4. Technology can be an amazing tool for delivering instruction and enabling student creation. However, there are complexities to this issue. For one thing, not everyone has access to the same technology tools. In theory, technology can be a great force for equity, but not if there is a substantial group who does not have access. Our discussions in class introduced me to the challenge education leaders face in making technology available to all students. I believe that the benefits of enhanced technology in education are worth the difficulties of overcoming the cost and implementation hurdles. I also believe that part of our job is to be an advocate for students to seek ways that they can have the same level of access to virtual resources at home as they do in school. It's a sad irony that some students are surrounded by technology at home and go to a school building that is not equipped for connectivity. That is a serious limitation and there's really no excuse for it. Other students, however, go home to a technology desert and must seek out places that offer free wi-fi to complete their schoolwork. That is a problem that I believe educators can be instrumental in fixing. We can raise awareness and share resources with families.

  5. Space reflects function. One of our projects was to design a new library space. That exercise really made me aware of the need for flexible spaces that facilitate innovative teaching. For instance, tables and instruction areas should be configurable when possible. There should be different spaces for different types of instruction and different types of learning to take place. One of the more recent developments in school library practice is to incorporate maker spaces or innovation labs. This is an important aspect of a growing acknowledgement that more learners are served by providing more outlets that cater to different intelligences.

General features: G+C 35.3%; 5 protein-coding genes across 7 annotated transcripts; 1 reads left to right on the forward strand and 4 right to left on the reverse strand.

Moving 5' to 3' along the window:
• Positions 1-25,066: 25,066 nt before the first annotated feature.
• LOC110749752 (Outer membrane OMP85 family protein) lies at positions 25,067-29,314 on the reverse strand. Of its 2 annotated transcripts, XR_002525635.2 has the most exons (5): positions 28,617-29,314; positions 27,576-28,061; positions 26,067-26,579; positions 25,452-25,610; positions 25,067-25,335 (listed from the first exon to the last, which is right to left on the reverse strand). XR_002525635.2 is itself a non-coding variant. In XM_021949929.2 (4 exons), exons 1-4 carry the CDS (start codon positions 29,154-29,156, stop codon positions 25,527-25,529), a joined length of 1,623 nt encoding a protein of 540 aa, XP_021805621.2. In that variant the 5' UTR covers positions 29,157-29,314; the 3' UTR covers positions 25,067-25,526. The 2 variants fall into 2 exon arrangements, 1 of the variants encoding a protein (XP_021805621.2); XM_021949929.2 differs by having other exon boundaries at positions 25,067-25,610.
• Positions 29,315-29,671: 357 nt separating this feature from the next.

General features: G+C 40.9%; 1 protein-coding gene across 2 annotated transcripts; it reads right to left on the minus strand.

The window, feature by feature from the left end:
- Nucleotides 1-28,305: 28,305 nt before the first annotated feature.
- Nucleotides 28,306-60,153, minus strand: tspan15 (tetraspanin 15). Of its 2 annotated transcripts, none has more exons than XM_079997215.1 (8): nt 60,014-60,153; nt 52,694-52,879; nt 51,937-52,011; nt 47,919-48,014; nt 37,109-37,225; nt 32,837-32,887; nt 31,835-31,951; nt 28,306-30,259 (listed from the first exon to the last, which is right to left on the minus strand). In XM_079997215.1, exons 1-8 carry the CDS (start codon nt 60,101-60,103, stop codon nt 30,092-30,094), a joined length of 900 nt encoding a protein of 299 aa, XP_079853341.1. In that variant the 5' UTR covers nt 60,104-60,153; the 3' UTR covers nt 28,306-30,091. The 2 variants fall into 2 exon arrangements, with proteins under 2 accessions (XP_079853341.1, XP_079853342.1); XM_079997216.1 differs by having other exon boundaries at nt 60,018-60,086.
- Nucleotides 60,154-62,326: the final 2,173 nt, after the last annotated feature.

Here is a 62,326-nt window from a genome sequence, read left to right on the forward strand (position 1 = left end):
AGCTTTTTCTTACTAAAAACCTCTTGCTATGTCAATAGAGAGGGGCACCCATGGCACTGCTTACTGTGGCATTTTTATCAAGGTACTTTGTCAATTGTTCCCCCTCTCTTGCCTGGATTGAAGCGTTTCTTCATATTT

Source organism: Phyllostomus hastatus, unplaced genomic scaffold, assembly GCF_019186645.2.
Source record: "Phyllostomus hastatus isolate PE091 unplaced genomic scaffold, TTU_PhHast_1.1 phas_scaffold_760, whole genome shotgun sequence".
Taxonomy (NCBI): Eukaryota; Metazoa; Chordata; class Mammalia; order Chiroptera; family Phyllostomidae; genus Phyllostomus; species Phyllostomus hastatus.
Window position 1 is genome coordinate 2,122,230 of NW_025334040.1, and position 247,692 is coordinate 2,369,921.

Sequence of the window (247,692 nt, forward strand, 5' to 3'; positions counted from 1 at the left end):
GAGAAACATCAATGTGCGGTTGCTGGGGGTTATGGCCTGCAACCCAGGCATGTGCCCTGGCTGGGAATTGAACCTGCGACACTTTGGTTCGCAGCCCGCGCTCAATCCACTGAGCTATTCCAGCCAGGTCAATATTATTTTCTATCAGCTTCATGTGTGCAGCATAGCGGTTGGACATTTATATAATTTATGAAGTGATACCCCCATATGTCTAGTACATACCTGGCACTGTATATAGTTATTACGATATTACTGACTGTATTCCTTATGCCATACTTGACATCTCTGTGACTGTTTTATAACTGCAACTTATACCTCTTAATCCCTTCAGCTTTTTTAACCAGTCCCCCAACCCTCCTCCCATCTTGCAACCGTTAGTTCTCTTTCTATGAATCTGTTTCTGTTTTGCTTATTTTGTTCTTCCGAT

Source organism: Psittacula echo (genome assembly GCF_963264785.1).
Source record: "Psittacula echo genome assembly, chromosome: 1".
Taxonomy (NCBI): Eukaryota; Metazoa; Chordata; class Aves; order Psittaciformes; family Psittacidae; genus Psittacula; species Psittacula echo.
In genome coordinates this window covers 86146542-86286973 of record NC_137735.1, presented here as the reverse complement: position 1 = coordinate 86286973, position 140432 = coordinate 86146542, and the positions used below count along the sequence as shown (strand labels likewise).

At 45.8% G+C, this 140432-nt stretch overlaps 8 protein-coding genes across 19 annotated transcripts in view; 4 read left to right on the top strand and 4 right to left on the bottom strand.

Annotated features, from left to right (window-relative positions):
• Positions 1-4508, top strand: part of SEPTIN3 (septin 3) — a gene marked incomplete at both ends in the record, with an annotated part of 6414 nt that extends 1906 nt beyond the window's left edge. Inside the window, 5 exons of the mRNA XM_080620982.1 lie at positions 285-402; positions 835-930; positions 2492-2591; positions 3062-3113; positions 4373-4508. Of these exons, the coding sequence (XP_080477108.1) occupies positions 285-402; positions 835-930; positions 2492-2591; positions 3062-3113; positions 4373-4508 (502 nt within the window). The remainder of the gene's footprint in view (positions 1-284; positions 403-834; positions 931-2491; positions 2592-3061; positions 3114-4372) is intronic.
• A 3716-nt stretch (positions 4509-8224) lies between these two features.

6. Early in the course, we watched a video that challenged us to consider what “sacred cows” we could abandon in order to put more of our attention on the things that matter most. That lesson stayed with me through the course and I feel like I can enter the field with a confident mind set that enables me to look at time honored traditions in library service through an objective lens that puts the needs of students before protocol.

  7. Virtual resources are highly customizable. This is possibly the librarian's secret weapon in staying relevant. We can be curators of information in a whole new way using web 2.0 tools and smart technology that enables us to custom tailor resources to fit the needs of our users. Yes, technology can be expensive, but so can traditional information resources. Yet, because of how we can manipulate technology, it trumps traditional resources because we can make it available to more people and useful to more people as well.

  8. Encouraging students to read for pleasure is still one of our most important missions. When youth reads, great things happen. They learn more, they empathize more, and they feel more ownership for their learning experiences.

Three focal areas for personal and professional growth:

  1. Understand more about the digital divide and what we can do to minimize it: maximizing access is the highest priority.

  2. Explore the balance between developing collections in the classical manner and providing open access through non-traditional resources. Consider the application of copyright, commercial aspects of instructional material, showcasing less-heard voices, and determining authoritativeness/trustworthiness in an world where more voices are sharing.

  3. Empowering students through optimizing organization of resources and improving ways of communicating what they have learned by using e-portfolios and considering the merits of digital badge systems.

Three things to focus on when reading this wiki:
  1. The role of technology in instruction, learning, and providing proof of student achievement
  2. Fostering equitable access to learning
  3. Adding value to the student learning experience by putting the focus on what they can do rather than what they know.